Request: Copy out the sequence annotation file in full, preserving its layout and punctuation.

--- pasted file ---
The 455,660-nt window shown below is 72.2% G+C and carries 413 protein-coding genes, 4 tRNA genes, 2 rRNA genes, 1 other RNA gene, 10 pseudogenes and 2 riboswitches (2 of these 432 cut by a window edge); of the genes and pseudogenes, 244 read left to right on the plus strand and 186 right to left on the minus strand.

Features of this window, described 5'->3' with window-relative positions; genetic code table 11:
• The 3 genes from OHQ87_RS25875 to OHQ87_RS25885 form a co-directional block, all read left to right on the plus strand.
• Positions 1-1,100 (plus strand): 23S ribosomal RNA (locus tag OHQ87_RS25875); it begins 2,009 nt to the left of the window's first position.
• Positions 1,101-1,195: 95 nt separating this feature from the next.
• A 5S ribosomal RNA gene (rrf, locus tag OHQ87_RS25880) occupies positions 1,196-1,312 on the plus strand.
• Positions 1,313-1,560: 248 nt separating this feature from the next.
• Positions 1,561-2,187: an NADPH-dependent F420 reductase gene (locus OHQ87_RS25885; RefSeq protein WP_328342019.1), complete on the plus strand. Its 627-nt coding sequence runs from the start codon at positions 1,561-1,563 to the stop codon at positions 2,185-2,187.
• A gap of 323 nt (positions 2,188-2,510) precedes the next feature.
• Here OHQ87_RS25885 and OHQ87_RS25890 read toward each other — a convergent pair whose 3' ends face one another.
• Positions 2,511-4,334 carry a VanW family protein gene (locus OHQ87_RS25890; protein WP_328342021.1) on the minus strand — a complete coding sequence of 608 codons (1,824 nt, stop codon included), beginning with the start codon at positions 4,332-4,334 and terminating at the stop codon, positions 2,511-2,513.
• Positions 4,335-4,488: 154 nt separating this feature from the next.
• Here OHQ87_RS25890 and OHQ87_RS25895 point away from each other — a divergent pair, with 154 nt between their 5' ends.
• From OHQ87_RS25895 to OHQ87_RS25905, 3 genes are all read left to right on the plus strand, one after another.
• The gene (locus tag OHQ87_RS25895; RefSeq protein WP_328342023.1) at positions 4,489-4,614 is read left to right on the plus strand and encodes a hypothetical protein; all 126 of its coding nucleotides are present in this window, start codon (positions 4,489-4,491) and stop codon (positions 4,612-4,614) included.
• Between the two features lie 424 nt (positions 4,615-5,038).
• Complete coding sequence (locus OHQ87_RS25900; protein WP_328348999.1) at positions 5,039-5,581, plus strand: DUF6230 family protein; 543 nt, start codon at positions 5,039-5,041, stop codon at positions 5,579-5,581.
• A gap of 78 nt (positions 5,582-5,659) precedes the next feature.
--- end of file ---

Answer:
The 455,660-nt window shown below is 72.2% G+C and carries 413 protein-coding genes, 4 tRNA genes, 2 rRNA genes, 1 other RNA gene, 10 pseudogenes and 2 riboswitches (2 of these 432 cut by a window edge); of the genes and pseudogenes, 244 read left to right on the plus strand and 186 right to left on the minus strand.

Features of this window, described 5'->3' with window-relative positions; genetic code table 11:
• The 3 genes from OHQ87_RS25875 to OHQ87_RS25885 form a co-directional block, all read left to right on the plus strand.
• Positions 1-1,100 (plus strand): 23S ribosomal RNA (locus tag OHQ87_RS25875); it begins 2,009 nt to the left of the window's first position.
• Positions 1,101-1,195: 95 nt separating this feature from the next.
• A 5S ribosomal RNA gene (rrf, locus tag OHQ87_RS25880) occupies positions 1,196-1,312 on the plus strand.
• Positions 1,313-1,560: 248 nt separating this feature from the next.
• Positions 1,561-2,187: an NADPH-dependent F420 reductase gene (locus OHQ87_RS25885; RefSeq protein WP_328342019.1), complete on the plus strand. Its 627-nt coding sequence runs from the start codon at positions 1,561-1,563 to the stop codon at positions 2,185-2,187.
• A gap of 323 nt (positions 2,188-2,510) precedes the next feature.
• Here OHQ87_RS25885 and OHQ87_RS25890 read toward each other — a convergent pair whose 3' ends face one another.
• Positions 2,511-4,334 carry a VanW family protein gene (locus OHQ87_RS25890; protein WP_328342021.1) on the minus strand — a complete coding sequence of 608 codons (1,824 nt, stop codon included), beginning with the start codon at positions 4,332-4,334 and terminating at the stop codon, positions 2,511-2,513.
• Positions 4,335-4,488: 154 nt separating this feature from the next.
• Here OHQ87_RS25890 and OHQ87_RS25895 point away from each other — a divergent pair, with 154 nt between their 5' ends.
• From OHQ87_RS25895 to OHQ87_RS25905, 3 genes are all read left to right on the plus strand, one after another.
• The gene (locus tag OHQ87_RS25895; RefSeq protein WP_328342023.1) at positions 4,489-4,614 is read left to right on the plus strand and encodes a hypothetical protein; all 126 of its coding nucleotides are present in this window, start codon (positions 4,489-4,491) and stop codon (positions 4,612-4,614) included.
• Between the two features lie 424 nt (positions 4,615-5,038).
• Complete coding sequence (locus OHQ87_RS25900; protein WP_328348999.1) at positions 5,039-5,581, plus strand: DUF6230 family protein; 543 nt, start codon at positions 5,039-5,041, stop codon at positions 5,579-5,581.
• A gap of 78 nt (positions 5,582-5,659) precedes the next feature.